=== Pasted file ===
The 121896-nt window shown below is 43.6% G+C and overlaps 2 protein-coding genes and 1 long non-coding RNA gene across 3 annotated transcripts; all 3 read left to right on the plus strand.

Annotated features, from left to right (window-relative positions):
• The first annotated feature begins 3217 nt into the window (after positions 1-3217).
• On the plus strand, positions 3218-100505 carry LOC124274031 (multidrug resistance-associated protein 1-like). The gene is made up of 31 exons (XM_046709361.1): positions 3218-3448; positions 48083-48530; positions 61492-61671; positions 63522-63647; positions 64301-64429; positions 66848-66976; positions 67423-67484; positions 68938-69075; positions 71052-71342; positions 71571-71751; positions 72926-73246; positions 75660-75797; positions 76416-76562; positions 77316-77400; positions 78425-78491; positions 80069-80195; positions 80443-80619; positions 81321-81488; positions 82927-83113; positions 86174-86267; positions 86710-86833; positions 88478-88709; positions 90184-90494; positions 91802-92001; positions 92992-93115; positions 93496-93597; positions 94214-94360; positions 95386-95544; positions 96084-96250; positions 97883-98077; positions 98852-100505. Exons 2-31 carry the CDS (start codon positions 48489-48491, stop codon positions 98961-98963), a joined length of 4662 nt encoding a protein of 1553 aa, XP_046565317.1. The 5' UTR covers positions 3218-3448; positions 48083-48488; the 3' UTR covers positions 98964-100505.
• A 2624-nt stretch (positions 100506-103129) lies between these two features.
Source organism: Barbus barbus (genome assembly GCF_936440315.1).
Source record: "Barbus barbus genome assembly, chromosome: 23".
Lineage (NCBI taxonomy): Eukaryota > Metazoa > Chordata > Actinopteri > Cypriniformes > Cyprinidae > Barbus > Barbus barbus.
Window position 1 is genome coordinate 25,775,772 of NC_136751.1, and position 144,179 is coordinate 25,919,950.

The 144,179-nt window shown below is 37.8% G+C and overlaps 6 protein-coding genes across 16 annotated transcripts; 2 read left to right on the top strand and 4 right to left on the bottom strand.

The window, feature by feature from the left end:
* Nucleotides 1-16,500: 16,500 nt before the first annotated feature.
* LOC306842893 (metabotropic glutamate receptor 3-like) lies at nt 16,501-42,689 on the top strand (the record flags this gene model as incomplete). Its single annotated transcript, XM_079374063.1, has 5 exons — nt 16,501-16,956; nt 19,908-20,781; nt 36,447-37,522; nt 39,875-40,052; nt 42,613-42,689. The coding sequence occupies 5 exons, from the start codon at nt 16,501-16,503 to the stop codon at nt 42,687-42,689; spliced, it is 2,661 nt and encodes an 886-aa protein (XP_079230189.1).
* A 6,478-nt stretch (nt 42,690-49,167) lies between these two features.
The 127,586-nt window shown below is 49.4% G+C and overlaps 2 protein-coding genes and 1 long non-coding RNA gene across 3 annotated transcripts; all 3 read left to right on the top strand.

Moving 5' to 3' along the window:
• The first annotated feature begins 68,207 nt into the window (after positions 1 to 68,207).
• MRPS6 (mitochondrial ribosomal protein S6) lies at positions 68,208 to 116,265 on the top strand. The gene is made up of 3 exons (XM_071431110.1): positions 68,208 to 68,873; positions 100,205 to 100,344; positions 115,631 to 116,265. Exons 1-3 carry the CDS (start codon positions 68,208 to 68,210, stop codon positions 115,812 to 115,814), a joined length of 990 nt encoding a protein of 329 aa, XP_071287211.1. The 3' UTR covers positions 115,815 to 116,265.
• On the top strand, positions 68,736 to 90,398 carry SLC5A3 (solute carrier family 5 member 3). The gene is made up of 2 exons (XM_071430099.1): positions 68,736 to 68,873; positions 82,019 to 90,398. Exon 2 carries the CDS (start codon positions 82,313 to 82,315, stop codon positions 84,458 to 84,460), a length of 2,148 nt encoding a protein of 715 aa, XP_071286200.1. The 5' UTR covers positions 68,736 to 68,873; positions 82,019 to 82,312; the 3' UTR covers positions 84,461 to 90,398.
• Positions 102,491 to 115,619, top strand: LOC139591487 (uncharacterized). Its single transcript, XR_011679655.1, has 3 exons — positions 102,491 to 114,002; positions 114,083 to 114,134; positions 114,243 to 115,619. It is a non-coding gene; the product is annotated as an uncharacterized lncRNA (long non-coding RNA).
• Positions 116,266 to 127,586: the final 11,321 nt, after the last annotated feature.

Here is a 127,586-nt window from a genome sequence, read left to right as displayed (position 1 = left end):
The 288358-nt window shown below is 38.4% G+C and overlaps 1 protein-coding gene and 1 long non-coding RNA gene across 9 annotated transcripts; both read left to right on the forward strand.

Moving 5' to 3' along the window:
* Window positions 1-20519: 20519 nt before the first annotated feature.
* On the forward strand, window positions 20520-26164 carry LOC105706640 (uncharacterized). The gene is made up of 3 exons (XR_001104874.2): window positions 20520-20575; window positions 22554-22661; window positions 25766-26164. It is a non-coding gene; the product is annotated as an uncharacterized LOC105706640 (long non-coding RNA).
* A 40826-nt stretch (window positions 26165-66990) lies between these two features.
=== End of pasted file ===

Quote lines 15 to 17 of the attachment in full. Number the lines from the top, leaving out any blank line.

The 127,586-nt window shown below is 49.4% G+C and overlaps 2 protein-coding genes and 1 long non-coding RNA gene across 3 annotated transcripts; all 3 read left to right on the top strand.

Moving 5' to 3' along the window:
• The first annotated feature begins 68,207 nt into the window (after positions 1 to 68,207).